All The Wrong Lessons Dept.

Why is video game lore so awful? •

... video game creators are prone to making two erroneous assumptions about what constitutes a deep narrative. The first is that volume equals depth. In the classic tradition of epic science fiction and fantasy literature, studios will craft thousands of pages of backstory, often involving many hundreds of characters and vast intergalactic wars. Sometimes it seems as though, early in a narrative meeting, one writer will say to another, "okay, let's set this in the middle of a war that has been running for a 100 years"; then their colleague replies, "No wait, how about... a thousand years?" And then everyone agrees this is exponentially deeper. It isn't, it's just an extra nought on the end of a conflict that, without context, pathos or human tragedy, is ultimately meaningless.

Emphasis mine. Sound familiar? Wait, there's more.

The other problem is the belief that obfuscation equals depth. In the Final Fantasy and Metal Gear Solid franchises for example, the timelines, relationships and plot structures are so tortuously complex, so shielded within arcane terminology, that it's almost impossible to engage on an emotional, empathic level. Yes, Kojima makes lots of super smart postmodern jokes and references throughout his games, but they are buried beneath narrative labyrinths that feel inaccessible, not because they're intellectually complex, but because they don't make a whole lot of sense. This doesn't feel like great story-telling.

My friend (and video game journalist) Eric Frederiksen talked about this the other night, and noted how in gaming these kinds of mistakes manifest somewhat differently than they do in other entertainments. But a lot of the net effects are the same: they make for bad examples to follow, even if they're successful commercially.

The first issue — volume ≠ depth — is one of the theories I've entertained about why something like Game of Thrones gets the attention it does. People assume the page and volume count mean something important is going on there, and it's easy to get lost in the knotty convolutions of something and feel like it is indeed important. Or at least absorbing.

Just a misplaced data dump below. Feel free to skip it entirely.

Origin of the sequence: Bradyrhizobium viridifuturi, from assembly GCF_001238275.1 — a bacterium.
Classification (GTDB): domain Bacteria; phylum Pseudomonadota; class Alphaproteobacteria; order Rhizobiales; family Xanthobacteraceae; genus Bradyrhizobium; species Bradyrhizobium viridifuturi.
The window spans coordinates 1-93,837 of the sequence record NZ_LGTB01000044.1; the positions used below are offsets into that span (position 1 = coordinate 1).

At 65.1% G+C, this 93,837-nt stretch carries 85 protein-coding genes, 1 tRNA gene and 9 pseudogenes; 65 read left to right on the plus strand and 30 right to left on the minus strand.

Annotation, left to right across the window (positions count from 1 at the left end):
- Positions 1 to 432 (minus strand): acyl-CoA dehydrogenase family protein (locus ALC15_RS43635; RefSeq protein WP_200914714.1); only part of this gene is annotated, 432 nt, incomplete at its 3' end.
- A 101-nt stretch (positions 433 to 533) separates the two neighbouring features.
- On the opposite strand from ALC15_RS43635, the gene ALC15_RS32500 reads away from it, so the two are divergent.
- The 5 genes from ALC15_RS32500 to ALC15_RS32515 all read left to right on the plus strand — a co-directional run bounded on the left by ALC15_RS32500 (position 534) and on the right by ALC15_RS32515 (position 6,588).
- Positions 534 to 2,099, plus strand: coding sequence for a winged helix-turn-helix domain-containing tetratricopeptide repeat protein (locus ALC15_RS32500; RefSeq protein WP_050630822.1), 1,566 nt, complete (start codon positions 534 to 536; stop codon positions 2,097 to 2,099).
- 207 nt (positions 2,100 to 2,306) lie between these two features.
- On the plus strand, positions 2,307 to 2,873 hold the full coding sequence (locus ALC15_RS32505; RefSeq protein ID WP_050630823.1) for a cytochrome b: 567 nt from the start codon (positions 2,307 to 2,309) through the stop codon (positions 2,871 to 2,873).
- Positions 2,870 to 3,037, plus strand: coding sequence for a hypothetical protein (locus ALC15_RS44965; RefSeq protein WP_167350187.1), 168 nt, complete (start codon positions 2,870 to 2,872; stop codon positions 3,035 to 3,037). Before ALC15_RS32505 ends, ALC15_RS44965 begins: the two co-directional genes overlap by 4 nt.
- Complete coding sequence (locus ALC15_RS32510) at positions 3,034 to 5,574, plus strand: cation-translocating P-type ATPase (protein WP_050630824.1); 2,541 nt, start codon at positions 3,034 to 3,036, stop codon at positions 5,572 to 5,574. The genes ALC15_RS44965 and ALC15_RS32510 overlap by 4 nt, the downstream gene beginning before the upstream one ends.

To that end, the folks who follow GoT because it's a giant soap opera have the more right idea than the folks who think it actually has something valid to say about human nature or war or power politics.

The thing I notice most about the big-ending approach, so to speak, is that it easily impresses people who aren't themselves creators. If you write a thousand-page book, that's hugely impressive to someone who can barely compose a tweet — even if those thousand pages are mostly antiplot meandering. That someone was able to create something like that at all lands with a whomp. In the wake of such a wow, it's easy to credit the work with significance it might never have earned.

Profundity isn't something that you accumulate by adding and extending. In the words of Tibor Fischer when talking about Martin Amis, profundity is like being funny — you either have it or you don't, and straining for it doesn't help. A long work that is profound is not made twice as profound by being made twice as long; it's just longer, with the newly added danger of becoming redundant. But if people eye this stuff and think this is what I have to do to be taken seriously, then it's no wonder people think the way to be taken seriously as an author of popular entertainment is to write big, complex (convoluted, aimless, bloated) stories.

Item #2 was assailed, quite wonderfully, by none other than Film Crit Hulk in his essay about why modern blockbuster entertainment has become so self-importantly convoluted. A straightforward story is an effective one, but it's easy to forget that and be seduced by the superficial allure of complexity. Such stories are triumphs not of storytelling or emotion, but engineering. (I said something like this once about The Avengers  — that it was a triumph of project management more than anything else — and it's beginning to look like that criticism can be directed at the whole of the over-valued MarvelDCVerse.)

The reason I pound on these things as often as I do is not just because they mean the quality of the entertainment we're exposed to is that much lower. It also means they're serving as bad examples for current and future generations of would-be creators. These are the largest and most visible examples to them of what success means in popular culture. Don't be surprised if they emulate them, and learn all the wrong lessons from them.

Tags: culture storytelling video games writing

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This page contains a single entry by Serdar in the category Uncategorized / General, published on April 28, 2016 10:00 AM.

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